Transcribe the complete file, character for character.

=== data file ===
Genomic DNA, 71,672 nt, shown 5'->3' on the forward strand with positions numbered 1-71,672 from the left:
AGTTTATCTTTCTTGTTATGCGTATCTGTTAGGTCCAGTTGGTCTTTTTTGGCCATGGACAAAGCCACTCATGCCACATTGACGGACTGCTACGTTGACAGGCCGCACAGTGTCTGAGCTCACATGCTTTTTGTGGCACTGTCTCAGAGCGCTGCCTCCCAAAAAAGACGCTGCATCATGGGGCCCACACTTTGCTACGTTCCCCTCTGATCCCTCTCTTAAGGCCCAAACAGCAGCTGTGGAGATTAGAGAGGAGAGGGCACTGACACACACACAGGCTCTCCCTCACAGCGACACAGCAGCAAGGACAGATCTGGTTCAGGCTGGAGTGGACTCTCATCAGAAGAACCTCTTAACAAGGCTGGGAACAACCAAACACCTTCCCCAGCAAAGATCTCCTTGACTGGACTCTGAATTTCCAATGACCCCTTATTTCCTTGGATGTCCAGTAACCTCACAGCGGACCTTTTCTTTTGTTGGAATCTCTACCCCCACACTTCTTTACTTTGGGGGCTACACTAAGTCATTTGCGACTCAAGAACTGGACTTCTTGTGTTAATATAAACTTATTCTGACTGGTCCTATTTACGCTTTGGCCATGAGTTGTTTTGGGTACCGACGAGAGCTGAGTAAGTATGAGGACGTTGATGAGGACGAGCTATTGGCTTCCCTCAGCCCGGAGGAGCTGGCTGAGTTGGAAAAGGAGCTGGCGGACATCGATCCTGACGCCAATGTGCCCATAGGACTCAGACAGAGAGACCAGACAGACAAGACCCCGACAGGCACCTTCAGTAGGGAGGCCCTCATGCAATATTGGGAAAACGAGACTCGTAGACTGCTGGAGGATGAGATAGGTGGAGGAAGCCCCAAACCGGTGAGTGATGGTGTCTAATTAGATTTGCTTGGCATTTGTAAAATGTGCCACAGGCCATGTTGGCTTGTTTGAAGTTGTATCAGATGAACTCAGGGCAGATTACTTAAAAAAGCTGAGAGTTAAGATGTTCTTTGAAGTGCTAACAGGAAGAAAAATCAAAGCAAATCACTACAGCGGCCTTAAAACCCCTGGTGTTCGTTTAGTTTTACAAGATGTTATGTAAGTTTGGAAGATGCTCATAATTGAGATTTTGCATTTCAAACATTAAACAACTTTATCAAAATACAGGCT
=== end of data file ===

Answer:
Genomic DNA, 71,672 nt, shown 5'->3' on the forward strand with positions numbered 1-71,672 from the left:
AGTTTATCTTTCTTGTTATGCGTATCTGTTAGGTCCAGTTGGTCTTTTTTGGCCATGGACAAAGCCACTCATGCCACATTGACGGACTGCTACGTTGACAGGCCGCACAGTGTCTGAGCTCACATGCTTTTTGTGGCACTGTCTCAGAGCGCTGCCTCCCAAAAAAGACGCTGCATCATGGGGCCCACACTTTGCTACGTTCCCCTCTGATCCCTCTCTTAAGGCCCAAACAGCAGCTGTGGAGATTAGAGAGGAGAGGGCACTGACACACACACAGGCTCTCCCTCACAGCGACACAGCAGCAAGGACAGATCTGGTTCAGGCTGGAGTGGACTCTCATCAGAAGAACCTCTTAACAAGGCTGGGAACAACCAAACACCTTCCCCAGCAAAGATCTCCTTGACTGGACTCTGAATTTCCAATGACCCCTTATTTCCTTGGATGTCCAGTAACCTCACAGCGGACCTTTTCTTTTGTTGGAATCTCTACCCCCACACTTCTTTACTTTGGGGGCTACACTAAGTCATTTGCGACTCAAGAACTGGACTTCTTGTGTTAATATAAACTTATTCTGACTGGTCCTATTTACGCTTTGGCCATGAGTTGTTTTGGGTACCGACGAGAGCTGAGTAAGTATGAGGACGTTGATGAGGACGAGCTATTGGCTTCCCTCAGCCCGGAGGAGCTGGCTGAGTTGGAAAAGGAGCTGGCGGACATCGATCCTGACGCCAATGTGCCCATAGGACTCAGACAGAGAGACCAGACAGACAAGACCCCGACAGGCACCTTCAGTAGGGAGGCCCTCATGCAATATTGGGAAAACGAGACTCGTAGACTGCTGGAGGATGAGATAGGTGGAGGAAGCCCCAAACCGGTGAGTGATGGTGTCTAATTAGATTTGCTTGGCATTTGTAAAATGTGCCACAGGCCATGTTGGCTTGTTTGAAGTTGTATCAGATGAACTCAGGGCAGATTACTTAAAAAAGCTGAGAGTTAAGATGTTCTTTGAAGTGCTAACAGGAAGAAAAATCAAAGCAAATCACTACAGCGGCCTTAAAACCCCTGGTGTTCGTTTAGTTTTACAAGATGTTATGTAAGTTTGGAAGATGCTCATAATTGAGATTTTGCATTTCAAACATTAAACAACTTTATCAAAATACAGGCT